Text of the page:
CONAN: Well, congratulations. I wonder, have you had jokes stolen from you?
Mr. MAY: Of course. Of course. You know, but as a comic, when you get along in years - I've been doing stand-up for 18 years - you get to a point where the little jokes, it doesn't matter. I mean, you'll see people taking your whole style, and that's such a much bigger violation. And not only mine, I mean, mine's, you know, kind of rudimentary, but guys that have certain style such as Bill Hicks and Mitch Hedberg and Dane Cook, you know, certain indelible styles are, I think that's more of a personal rip-off than the actual joke per joke.
CONAN: So in that sense, they're stealing not so much their jokes, they're stealing their act.
Mr. MAY: They're stealing the persona…
CONAN: Yeah. But there's…
Mr. MAY: …and that's way more personal.
CONAN: Larry Getlen?
Mr. GETLEN: Yeah. There's another factor there which complicates it even further, in that when a comic is new and still trying to find his voice, a lot of times what they naturally do is just kind of assume the persona of their idols because that's all they know of comedy…
Mr. GETLEN: …so it's not unusual at all for a comic to sound now like Mitch Hedberg or like Dane Cook, not because they're stealing it but because that's what they think comedy is. And it often takes a couple of years for them to learn more about themselves as a comic and for that to kind of float away and for their own style to develop. So in that case, it's almost inevitable that there's going to be certain comics who are so distinctive - people are going to sound like them. I know that there's a whole generation of comics who sounded like David Attell for a while because he…
Mr. MAY: Oh, yeah.
Mr. GETLEN: …was then the really hot comic and everyone was like, they wanted to be Attell. I mean, after a couple of years, their own style develops. That makes it even more complicated. Is that theft? Probably not.
CONAN: Mm-hmm. Let's see if we get some more callers in on the conversation. This is Jim(ph). Jim's with us from Holland in Michigan.
JIM (Caller): Hi. I'm curious who would own the rights to old standards, like why did the chicken cross the road? Is that based on performance, if someone has a particularly strong rendition of that joke, or if any…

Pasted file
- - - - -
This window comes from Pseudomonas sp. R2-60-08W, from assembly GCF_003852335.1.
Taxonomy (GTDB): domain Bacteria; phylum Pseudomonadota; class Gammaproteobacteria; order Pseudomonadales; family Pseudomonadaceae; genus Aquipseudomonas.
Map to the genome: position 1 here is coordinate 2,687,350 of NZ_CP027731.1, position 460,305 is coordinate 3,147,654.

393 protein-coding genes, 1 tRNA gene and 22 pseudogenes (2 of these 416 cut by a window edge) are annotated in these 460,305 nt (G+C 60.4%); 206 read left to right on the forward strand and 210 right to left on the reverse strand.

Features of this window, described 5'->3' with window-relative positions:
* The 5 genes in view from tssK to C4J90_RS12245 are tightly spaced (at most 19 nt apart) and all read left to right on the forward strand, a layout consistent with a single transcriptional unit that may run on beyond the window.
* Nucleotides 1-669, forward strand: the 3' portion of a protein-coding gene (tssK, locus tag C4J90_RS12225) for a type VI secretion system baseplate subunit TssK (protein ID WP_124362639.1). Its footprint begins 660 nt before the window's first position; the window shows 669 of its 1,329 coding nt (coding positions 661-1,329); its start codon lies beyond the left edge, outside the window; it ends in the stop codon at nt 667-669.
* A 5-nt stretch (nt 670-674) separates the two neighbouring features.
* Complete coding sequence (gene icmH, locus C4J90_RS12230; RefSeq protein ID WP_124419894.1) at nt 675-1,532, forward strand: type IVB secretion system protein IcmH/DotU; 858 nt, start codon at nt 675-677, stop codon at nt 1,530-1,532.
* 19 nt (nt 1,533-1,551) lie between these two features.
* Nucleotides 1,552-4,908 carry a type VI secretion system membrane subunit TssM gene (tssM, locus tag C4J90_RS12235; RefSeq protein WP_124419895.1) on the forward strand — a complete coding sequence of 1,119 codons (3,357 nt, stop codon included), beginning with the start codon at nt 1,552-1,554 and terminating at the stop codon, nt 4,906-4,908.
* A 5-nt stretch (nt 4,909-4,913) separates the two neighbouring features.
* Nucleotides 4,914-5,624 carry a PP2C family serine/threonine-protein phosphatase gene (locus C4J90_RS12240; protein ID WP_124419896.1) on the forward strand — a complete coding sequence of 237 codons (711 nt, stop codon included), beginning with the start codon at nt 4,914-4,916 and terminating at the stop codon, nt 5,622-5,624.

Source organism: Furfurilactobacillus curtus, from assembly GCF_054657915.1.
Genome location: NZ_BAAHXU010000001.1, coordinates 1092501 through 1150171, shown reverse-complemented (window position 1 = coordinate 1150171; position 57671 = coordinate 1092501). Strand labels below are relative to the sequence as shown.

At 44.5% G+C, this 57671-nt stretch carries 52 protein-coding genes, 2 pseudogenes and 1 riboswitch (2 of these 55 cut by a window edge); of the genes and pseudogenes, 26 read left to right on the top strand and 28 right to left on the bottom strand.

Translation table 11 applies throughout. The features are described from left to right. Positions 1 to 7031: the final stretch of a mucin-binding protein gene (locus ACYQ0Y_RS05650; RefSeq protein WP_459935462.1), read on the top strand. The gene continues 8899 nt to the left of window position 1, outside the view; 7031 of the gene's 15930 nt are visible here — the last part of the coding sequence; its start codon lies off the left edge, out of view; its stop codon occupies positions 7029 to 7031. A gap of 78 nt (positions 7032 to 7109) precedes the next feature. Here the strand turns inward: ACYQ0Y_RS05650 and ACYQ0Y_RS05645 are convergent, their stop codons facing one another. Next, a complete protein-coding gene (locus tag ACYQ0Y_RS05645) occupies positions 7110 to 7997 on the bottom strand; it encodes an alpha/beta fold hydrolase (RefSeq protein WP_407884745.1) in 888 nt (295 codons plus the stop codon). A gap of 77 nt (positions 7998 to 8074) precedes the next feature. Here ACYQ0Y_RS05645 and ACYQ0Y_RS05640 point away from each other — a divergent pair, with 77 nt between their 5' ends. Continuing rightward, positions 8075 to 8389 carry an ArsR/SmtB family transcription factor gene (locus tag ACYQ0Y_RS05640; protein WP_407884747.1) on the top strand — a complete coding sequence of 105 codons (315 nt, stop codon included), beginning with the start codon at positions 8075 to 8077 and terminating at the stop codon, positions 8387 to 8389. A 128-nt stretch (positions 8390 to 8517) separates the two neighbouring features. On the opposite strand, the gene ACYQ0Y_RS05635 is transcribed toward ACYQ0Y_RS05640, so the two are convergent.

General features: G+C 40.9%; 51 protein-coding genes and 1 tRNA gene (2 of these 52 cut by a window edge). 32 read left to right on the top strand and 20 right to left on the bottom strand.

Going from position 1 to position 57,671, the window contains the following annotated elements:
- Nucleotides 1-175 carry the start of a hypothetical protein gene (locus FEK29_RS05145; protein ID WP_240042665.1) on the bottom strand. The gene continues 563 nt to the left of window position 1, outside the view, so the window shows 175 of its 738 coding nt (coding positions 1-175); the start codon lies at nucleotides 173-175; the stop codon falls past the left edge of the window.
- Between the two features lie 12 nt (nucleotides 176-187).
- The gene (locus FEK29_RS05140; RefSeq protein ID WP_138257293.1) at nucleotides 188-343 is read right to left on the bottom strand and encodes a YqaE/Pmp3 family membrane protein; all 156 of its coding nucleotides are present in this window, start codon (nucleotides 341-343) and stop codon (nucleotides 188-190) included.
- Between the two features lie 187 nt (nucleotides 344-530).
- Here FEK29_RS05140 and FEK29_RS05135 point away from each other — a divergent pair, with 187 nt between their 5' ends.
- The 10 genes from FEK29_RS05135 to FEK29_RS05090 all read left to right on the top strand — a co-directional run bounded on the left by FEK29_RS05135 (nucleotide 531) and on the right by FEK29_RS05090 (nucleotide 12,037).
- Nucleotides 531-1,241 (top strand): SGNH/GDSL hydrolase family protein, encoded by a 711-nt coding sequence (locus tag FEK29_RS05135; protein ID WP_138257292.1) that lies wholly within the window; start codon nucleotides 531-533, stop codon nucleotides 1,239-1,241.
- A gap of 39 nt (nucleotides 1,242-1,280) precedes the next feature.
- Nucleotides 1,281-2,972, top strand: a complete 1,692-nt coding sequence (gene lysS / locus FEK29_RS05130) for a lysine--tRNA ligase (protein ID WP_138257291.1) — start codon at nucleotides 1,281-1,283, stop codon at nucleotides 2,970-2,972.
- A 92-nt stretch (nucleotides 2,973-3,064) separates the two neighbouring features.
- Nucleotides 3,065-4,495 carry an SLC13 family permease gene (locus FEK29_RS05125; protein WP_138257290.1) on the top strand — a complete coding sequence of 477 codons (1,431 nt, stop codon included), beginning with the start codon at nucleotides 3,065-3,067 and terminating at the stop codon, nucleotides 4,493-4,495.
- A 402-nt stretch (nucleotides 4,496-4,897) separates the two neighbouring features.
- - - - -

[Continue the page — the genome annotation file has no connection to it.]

Mr. GETLEN: I would think that would be the joke equivalent to public domain at this point.
JIM: Mm-hmm. So, with…
Mr. MAY: In stand-up, we'd call it stock. There's certain stock lines that, you know, like heckler lines, you know, like, where did you learn to whisper, a helicopter, you know? Nobody owns those. I mean, someone first wrote it but it's been so universally used that it's common and it's called stock.
CONAN: Hmm. So, I guess the answer to your question, Jim, is anybody with the nerve to say it.
JIM: All right. Thanks so much.
Mr. MAY: Yeah.
Mr. GETLEN: Yeah.
Mr. MAY: If you're a real stocky and hacky comedian like that, you don't get much respect in the comedy world.
CONAN: And I suspect, you know don't have to worry much about people stealing your material either.
Mr. MAY: No, no, because it's already been done. But you know, oddly enough, is that those are the most popular comedians in America.
CONAN: Mm-hmm. All right. Here's…
Mr. MAY: …I mean, that as far as working every day and crowd-pleasing, those are the guys that, you know, are in the trenches and, yeah, they're like boat acts and casino acts and stuff like that.
CONAN: We're talking about where comedians get their jokes and who, if anyone, owns their material. More with Larry Getlen and Ralphie May in a moment, and more of your calls. Give us a call at 800-989-8255. That's 800-989-TALK. You can send us e-mail, that address is firstname.lastname@example.org. And you can join in on our blog, that's at npr.org/blogofthenation.
Stay with us. I'm Neal Conan. You're listening to TALK OF THE NATION from NPR News.
(Soundbite of music)
CONAN: This TALK OF THE NATION. I'm Neal Conan in Washington.
We're talking about a serious side of stand-up comedy. Joke-jacking, as Larry Getlen joined it, who writes the jokes, who, if anyone, owns them and who is ripping off who?